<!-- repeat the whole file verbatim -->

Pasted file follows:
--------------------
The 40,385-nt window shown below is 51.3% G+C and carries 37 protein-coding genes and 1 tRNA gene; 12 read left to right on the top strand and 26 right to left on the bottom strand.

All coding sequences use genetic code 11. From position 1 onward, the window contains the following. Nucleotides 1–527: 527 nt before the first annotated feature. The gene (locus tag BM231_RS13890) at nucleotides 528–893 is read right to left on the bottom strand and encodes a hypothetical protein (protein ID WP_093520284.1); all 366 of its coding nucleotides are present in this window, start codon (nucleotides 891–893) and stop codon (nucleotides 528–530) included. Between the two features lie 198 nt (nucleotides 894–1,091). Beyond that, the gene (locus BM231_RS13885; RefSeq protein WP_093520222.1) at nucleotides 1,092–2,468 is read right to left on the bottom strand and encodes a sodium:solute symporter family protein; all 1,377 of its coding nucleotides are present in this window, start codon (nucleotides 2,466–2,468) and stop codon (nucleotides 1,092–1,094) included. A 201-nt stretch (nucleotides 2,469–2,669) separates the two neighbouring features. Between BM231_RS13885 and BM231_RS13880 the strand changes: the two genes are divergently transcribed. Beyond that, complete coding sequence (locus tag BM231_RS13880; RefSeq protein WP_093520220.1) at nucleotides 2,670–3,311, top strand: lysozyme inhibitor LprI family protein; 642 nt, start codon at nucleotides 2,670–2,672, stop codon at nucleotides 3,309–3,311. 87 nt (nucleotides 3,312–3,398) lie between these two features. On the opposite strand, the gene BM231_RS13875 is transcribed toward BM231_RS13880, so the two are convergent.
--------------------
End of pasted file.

The 40,385-nt window shown below is 51.3% G+C and carries 37 protein-coding genes and 1 tRNA gene; 12 read left to right on the top strand and 26 right to left on the bottom strand.

All coding sequences use genetic code 11. From position 1 onward, the window contains the following. Nucleotides 1–527: 527 nt before the first annotated feature. The gene (locus tag BM231_RS13890) at nucleotides 528–893 is read right to left on the bottom strand and encodes a hypothetical protein (protein ID WP_093520284.1); all 366 of its coding nucleotides are present in this window, start codon (nucleotides 891–893) and stop codon (nucleotides 528–530) included. Between the two features lie 198 nt (nucleotides 894–1,091). Beyond that, the gene (locus BM231_RS13885; RefSeq protein WP_093520222.1) at nucleotides 1,092–2,468 is read right to left on the bottom strand and encodes a sodium:solute symporter family protein; all 1,377 of its coding nucleotides are present in this window, start codon (nucleotides 2,466–2,468) and stop codon (nucleotides 1,092–1,094) included. A 201-nt stretch (nucleotides 2,469–2,669) separates the two neighbouring features. Between BM231_RS13885 and BM231_RS13880 the strand changes: the two genes are divergently transcribed. Beyond that, complete coding sequence (locus tag BM231_RS13880; RefSeq protein WP_093520220.1) at nucleotides 2,670–3,311, top strand: lysozyme inhibitor LprI family protein; 642 nt, start codon at nucleotides 2,670–2,672, stop codon at nucleotides 3,309–3,311. 87 nt (nucleotides 3,312–3,398) lie between these two features. On the opposite strand, the gene BM231_RS13875 is transcribed toward BM231_RS13880, so the two are convergent.